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Daimler's Stark: Autonomous driving is a crucial component of digitization strategy

In a recent interview with automotiveIT, Wilko Andreas Stark, the head of Daimler Strategy and Product Strategy and Planning, Mercedes-Benz Cars, talked about the various levels of the digital transformation Daimler has embarked on. Stark also discussed new business models and organizational challenges and acknowledged that automakers will need cooperation pacts to succeed in the new-mobility world. Stark joined the premium car group in 2012. Earlier, he worked as a business adviser at Boston Consulting and served as head of group product strategy at Volkswagen.

Mr. Stark, digitization is permanently changing all processes in the auto industry all along the value chain as well as in customer relationships. How are you dealing with the accompanying challenges?Digital transformation is a top priority for us. But the issue is very multilayered. There is the digitization along the value creation chain, which falls under the heading of Industry 4.0. Here we must succeed in creating a digital network of the main interfaces between development, purchasing and production so the company can continue to act flexibly ”“ all the way down to a batch size of one. The intelligent networking of the car and the customer’s living environment is another level. We have, among other things, created Mercedes Me for this.

Can you explain a bit more? Where exactly are you starting out? What goals has Daimler set?With Mercedes Me, we are facing up to the demands of modern mobility. For example, one of the five pillars of this solution is Connect Me, with pure basic services like automatic emergency calls all the way to remote services, which include remote door locking and the programming of auxiliary heating. After the US and China, we will soon have a comprehensive concierge service in our portfolio for Europe as well, just to give you a sense of the possible expansions. We are also connecting Mercedes Me with dealers so the customer can make appointments online and the vehicle can automatically communicate upcoming service needs.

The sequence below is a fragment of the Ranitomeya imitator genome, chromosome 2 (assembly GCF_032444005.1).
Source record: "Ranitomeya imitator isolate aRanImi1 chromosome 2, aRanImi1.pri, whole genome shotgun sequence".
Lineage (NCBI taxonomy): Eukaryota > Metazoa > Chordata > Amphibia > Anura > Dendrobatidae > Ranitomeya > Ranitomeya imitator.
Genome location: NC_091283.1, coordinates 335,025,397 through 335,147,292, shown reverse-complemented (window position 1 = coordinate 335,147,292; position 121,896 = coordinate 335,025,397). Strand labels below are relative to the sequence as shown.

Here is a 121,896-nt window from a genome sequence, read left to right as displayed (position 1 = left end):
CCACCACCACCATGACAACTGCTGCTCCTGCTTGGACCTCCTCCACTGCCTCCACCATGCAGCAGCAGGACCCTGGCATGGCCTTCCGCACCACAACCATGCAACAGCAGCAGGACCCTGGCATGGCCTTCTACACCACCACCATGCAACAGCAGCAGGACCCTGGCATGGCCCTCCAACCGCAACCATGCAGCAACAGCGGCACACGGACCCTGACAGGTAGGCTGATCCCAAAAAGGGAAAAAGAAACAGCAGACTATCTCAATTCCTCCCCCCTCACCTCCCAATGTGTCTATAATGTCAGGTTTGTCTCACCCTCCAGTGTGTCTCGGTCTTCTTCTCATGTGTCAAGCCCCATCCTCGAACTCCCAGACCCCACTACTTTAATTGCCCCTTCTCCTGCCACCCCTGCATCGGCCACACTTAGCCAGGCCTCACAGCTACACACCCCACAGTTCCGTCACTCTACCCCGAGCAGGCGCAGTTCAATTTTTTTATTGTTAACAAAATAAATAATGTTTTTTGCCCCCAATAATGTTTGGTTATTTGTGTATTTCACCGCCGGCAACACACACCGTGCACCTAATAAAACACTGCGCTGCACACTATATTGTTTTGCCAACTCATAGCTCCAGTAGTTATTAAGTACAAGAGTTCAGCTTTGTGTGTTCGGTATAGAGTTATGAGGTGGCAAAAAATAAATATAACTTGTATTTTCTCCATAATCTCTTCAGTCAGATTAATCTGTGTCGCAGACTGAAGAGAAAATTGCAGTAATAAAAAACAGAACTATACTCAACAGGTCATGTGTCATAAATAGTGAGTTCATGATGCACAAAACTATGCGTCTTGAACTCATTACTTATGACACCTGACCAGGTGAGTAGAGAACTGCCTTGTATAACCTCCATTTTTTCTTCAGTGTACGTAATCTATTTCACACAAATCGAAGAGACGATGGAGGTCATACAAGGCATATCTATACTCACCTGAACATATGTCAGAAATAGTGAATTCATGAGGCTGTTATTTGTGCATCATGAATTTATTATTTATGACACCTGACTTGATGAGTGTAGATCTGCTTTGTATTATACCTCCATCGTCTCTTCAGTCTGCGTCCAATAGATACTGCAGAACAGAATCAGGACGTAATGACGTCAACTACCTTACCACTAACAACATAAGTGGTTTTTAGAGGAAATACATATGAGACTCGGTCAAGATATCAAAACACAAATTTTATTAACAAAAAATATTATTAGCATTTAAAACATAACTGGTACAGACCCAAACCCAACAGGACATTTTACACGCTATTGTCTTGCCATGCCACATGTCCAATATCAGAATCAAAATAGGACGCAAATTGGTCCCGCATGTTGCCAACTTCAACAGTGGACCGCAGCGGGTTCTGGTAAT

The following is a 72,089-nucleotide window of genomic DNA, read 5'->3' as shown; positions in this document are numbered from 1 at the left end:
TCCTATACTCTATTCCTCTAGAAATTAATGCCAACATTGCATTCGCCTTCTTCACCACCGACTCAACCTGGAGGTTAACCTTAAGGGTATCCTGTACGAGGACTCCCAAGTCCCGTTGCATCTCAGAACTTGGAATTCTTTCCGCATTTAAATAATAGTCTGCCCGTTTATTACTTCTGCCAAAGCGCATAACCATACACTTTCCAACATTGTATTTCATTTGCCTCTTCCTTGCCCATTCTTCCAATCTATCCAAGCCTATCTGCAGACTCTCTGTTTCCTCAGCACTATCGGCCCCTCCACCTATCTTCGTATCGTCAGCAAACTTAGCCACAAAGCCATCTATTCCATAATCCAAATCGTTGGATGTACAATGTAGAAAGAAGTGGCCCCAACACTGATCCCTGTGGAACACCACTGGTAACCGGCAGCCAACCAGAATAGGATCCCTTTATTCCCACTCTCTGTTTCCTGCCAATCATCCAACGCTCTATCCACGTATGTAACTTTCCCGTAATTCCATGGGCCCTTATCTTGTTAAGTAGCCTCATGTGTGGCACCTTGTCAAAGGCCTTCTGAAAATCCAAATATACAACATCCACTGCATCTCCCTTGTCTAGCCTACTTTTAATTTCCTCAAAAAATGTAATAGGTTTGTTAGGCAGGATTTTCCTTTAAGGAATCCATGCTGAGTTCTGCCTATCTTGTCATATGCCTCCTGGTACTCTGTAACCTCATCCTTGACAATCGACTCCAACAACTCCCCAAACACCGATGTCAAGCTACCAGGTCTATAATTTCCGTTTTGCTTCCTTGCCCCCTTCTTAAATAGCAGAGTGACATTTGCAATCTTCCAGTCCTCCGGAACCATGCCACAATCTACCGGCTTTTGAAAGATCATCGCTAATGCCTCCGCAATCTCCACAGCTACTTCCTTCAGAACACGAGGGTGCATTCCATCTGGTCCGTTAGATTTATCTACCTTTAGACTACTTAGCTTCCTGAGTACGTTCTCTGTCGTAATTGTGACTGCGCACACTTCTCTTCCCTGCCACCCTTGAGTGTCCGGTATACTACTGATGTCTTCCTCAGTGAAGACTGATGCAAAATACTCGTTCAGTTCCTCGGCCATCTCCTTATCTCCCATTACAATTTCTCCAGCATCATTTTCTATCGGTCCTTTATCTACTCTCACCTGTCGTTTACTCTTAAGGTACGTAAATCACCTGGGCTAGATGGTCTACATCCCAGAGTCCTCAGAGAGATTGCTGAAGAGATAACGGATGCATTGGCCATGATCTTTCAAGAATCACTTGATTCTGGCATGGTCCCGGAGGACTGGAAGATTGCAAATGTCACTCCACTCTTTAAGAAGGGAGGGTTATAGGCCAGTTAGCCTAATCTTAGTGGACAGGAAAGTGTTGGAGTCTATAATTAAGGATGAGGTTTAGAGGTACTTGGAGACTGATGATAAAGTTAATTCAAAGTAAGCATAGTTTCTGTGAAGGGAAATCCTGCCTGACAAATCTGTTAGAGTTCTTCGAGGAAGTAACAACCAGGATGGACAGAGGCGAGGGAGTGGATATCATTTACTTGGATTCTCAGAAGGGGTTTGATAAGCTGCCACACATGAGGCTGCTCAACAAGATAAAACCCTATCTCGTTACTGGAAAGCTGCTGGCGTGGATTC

When it comes to digital platforms, you are automatically entering into competition with powerful adversaries. You may have your own ecosystem, but don’t you ultimately have to cooperate with the digital world’s high-tech players? We are aware of the competition and we know that we can’t always do everything on our own. But we consider the ventures and partnerships that we want to enter very carefully. It is impossible to get around cooperative ventures in the auto industry because a manufacturer can’t cover the entire range alone. The transformation is too complex for that.

What opportunities does digitization offer in terms of new business models?Consider car2go. Our car sharing service is available in 31 metropolises worldwide. If you carry things further, it would be possible to operate these kinds of fleets completely autonomously. Right now, the logic behind the business model is changing, as car2go is becoming what we could call car2come. In other words, the vehicle picks you up and takes you where you want to go. You just get out when you reach your destination, and the vehicle continues on. The search for a parking spot is eliminated. I am assuming that we are on the brink of radical changes in this area. This is the reason that autonomous driving is a crucial component of our digitization strategy.

Will the classic auto industry and the IT sector jointly establish a kind of mobility industry at their interface?I would not exclude that. I suspect it would depend on what the linkage turns out to be. Autonomous driving could be the interface where the new world emerges. The reason: As I have already described, this technology will usher in completely new business models. In any case, an exciting era lies ahead of us.

Read the full interview with Wilko Andreas Stark in the June issue of automotiveIT International magazine. For a complimentary subscription, please go to: http://www.automotiveit.com/subscribe

Interview: Hilmar DunkerPhotos: Claus Dick